Exquisite Captive by Heather Demetrios is the inspiration for my latest YA fauxto and I have to say that this fauxto has just shot to my top five all time favorite shots.
First, let's talk about this book. Since it doesn't come out until October, here's what you need to know: Nalia is a jinni of tremendous ancient power, the only survivor of a coup that killed nearly everyone she loved. Stuffed into a bottle and sold by a slave trader, she’s now in hiding on the dark caravan, the lucrative jinni slave trade between Arjinna and Earth, where jinn are forced to grant wishes and obey their human masters’ every command. She’d give almost anything to be free of the golden shackles that bind her to Malek, her handsome, cruel master, and his lavish Hollywood lifestyle.
This book is dark and sultry and oh so wonderful vibrant and colorful. Heather is a master at painting pictures with her words and there are eons of scenes in here I could have attempted to capture, but the one I chose is perhaps the most pivotal moment in the whole book. I won't go into details about it because I don't want to spoil it for you, but here's a non-spoilery part of the moment I tried to capture:
". . . showering her in a golden dust just as her fists crashed against the bottle's walls."
There was something about "golden dust" that sparked my imagination and so off to the craft store I went.
A LESSON IN CHALLENGING YOURSELFThis is the first fauxto I've shot in M mode. M means manual. It means you control everything. It means you have to know your shit. And up until this point in my fauxto career, I've been a little terrified of M mode. A and S modes are cool, but M mode felt like a level of skill just beyond my reach.
I initially wasn't going to do this fauxto because I thought it would be too hard to achieve without a proper lighting set up and I was too scared to try M mode. So I threw in the towel before even trying and instead shot an entirely different concept. I was really close to settling for that shot and posting that. It was okay. But just OKAY. It wasn't bad, but it wasn't great. It was too simple. It was something I would have been fine with when I first started this project two years ago but I came to the realization that I should never settle for just okay. I should never just feel satisfied with a work of art. As an artist, you need to push yourself. You can't just be satisfied. Each new piece should be a challenge to do greater next time.
And so my C grade fauxto was archived and a new determination to succeed took over.
HOW I GOT THE SHOTTo achieve this shot I purchased a gold bracelet that looked similar to the one of the cover of the book, three small bottles of gold glitter (you never know how much glitter you'll need), hairspray and plastic black tarp. I taped the tarp to my wall and let it drape down to cover the floor, essentially creating a right angle.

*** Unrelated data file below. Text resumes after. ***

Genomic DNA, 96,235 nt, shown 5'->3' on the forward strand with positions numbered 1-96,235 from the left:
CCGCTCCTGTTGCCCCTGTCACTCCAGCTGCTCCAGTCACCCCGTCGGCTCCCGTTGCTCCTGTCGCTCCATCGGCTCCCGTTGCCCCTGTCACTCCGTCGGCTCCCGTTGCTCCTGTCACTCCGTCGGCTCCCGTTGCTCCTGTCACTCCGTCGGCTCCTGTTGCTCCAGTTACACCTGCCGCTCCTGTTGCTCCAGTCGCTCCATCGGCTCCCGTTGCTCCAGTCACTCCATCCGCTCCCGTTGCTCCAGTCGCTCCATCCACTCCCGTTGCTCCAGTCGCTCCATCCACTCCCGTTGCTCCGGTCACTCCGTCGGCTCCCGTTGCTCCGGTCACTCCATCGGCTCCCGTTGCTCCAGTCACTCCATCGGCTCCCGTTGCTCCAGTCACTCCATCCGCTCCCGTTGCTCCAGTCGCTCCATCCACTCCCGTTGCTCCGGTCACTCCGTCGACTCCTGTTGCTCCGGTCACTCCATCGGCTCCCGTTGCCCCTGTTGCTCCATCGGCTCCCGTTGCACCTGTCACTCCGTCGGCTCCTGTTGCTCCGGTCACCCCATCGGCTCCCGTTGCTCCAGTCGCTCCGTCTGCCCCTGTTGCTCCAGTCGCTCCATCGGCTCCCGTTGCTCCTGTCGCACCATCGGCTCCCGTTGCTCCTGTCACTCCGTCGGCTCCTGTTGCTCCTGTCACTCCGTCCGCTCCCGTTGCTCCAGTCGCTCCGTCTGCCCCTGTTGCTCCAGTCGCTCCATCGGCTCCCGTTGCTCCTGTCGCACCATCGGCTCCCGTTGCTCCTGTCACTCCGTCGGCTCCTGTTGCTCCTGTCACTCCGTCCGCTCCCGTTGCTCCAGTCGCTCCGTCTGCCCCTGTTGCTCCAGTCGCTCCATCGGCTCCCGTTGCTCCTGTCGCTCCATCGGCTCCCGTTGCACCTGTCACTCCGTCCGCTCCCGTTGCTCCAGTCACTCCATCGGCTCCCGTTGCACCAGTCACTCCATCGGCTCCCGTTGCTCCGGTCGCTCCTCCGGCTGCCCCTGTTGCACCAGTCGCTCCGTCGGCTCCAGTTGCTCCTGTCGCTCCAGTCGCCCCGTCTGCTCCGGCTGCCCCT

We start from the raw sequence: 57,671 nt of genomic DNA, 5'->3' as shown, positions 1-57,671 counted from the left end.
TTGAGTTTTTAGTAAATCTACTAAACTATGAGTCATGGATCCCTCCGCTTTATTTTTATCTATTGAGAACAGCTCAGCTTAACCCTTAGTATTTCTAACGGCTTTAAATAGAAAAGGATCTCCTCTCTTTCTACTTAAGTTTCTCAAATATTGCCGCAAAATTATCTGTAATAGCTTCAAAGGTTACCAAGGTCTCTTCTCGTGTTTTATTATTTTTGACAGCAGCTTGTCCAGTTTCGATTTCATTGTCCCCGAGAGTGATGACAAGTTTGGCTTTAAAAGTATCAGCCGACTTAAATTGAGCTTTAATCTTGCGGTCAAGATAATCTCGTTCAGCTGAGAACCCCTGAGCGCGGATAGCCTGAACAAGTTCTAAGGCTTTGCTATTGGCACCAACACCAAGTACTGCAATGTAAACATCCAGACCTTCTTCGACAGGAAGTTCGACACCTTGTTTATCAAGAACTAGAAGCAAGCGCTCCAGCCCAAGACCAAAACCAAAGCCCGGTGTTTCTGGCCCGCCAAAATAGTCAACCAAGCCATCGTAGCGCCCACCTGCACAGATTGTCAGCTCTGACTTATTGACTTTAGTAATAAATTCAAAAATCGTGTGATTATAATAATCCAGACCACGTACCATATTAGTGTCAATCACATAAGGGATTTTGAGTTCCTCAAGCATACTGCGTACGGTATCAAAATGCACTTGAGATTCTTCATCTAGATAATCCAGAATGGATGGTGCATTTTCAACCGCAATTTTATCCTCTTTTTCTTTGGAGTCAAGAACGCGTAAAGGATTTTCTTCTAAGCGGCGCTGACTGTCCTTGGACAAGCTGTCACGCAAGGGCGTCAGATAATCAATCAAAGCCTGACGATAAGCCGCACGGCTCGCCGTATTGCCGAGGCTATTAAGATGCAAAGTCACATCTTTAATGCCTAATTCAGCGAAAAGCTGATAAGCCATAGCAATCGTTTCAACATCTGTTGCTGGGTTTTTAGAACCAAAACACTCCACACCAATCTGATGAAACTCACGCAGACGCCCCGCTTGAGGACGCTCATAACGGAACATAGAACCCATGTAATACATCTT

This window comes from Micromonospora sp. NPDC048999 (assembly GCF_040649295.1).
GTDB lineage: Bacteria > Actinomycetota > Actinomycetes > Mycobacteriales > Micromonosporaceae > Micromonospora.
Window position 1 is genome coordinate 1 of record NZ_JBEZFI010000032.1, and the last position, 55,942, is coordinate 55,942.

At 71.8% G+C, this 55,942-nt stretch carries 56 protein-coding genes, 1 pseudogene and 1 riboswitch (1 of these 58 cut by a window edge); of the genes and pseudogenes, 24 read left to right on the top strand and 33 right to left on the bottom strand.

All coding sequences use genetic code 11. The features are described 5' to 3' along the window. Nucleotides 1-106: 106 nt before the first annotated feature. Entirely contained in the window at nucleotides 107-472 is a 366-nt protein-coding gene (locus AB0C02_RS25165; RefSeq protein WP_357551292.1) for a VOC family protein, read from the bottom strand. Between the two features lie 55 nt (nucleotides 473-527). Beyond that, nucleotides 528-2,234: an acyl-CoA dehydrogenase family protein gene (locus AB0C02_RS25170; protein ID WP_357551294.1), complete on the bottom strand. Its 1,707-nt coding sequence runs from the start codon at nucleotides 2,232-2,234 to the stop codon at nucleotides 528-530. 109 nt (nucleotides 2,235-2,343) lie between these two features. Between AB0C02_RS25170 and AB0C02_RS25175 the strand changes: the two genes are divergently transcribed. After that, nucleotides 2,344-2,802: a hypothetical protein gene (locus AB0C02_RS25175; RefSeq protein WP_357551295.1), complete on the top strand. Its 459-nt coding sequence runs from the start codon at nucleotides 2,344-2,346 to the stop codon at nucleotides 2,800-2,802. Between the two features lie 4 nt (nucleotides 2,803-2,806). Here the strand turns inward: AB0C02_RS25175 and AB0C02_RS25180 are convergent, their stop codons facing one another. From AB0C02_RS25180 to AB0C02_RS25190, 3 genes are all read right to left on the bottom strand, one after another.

I hair-sprayed the part of the tarp that was on the wall and sprinkled the glitter all around so it would stick. On the tarp section on the ground I dumped half of the bottle of glitter all around, leaving a strategic pile in the center.
Now for the hard, time consuming and awkward part. THAT IS MY HAND. And NO, I did not use a timer or a remote. I wore the bracelet on my left hand, held the camera at a vertical angle with my right, got all the way down on the floor in the most uncomfortable position I've ever been in and began shooting.
To get that glitter shattering effect I basically just slammed the palm of my left hand into a big pile of glitter and tried to time it exactly with the camera in my right hand. Since I was so low to the ground I couldn't get my eye through the view finder so I basically just had to eyeball it each time.
I shot the whole thing in M mode (!!!!) without a flash in about 100 takes. It took about an hour.
ABOUT THE EDITINGOnce I decided I had enough glitter bombing (the glitter is EVERYWHERE, even after I vacuumed twice) I popped the raw stills onto my laptop, silently praying to the fauxto gods that I would get at least ONE decent shot out of this where the glitter would look like a shower of golden dust.
In most of the shots either the glitter would look great but the hand and bracelet were too out of focus, or I didn't time it right and the hand was in focus but no glitter was flying around. There were a few that worked well but the glitter wasn't bombing near the bracelet, instead it was coming out of the hands.
But then, there it was. The Perfect Shot.
I think I actually yelled or made some kind of goat-sounding noise when I saw it because I knew right away it was perfect. And the best part was, my first attempt at M mode was a massive success. The lighting was dark and moody but the gold was shimmery and bright. It was so good that I didn't do any major Photoshopping. All I did was crop, rotate and boost the contrast very slightly. That was it. I didn't fake any of that glittery in Shop or clone stamp any of it. This is a 99.99% natural fauxto.
Honestly, I look at this thing and refuse to take any credit for it's success. It feels like it was all just luck and chance and not really any skill. But looking back on most of my fauxtos, that's kind of how I feel about all of them. I feel like I just get lucky. Maybe that's why I'm still a fauxtographer instead of a photographer. Or maybe that's what real photographers feel too? Either way, I'm very proud of myself for taking a challenge and pushing myself to try M mode. I'm like a shooting star. I've come so far. I can't go back to where I used to be. It's a whole new world.
(Sorry, I couldn't resist.)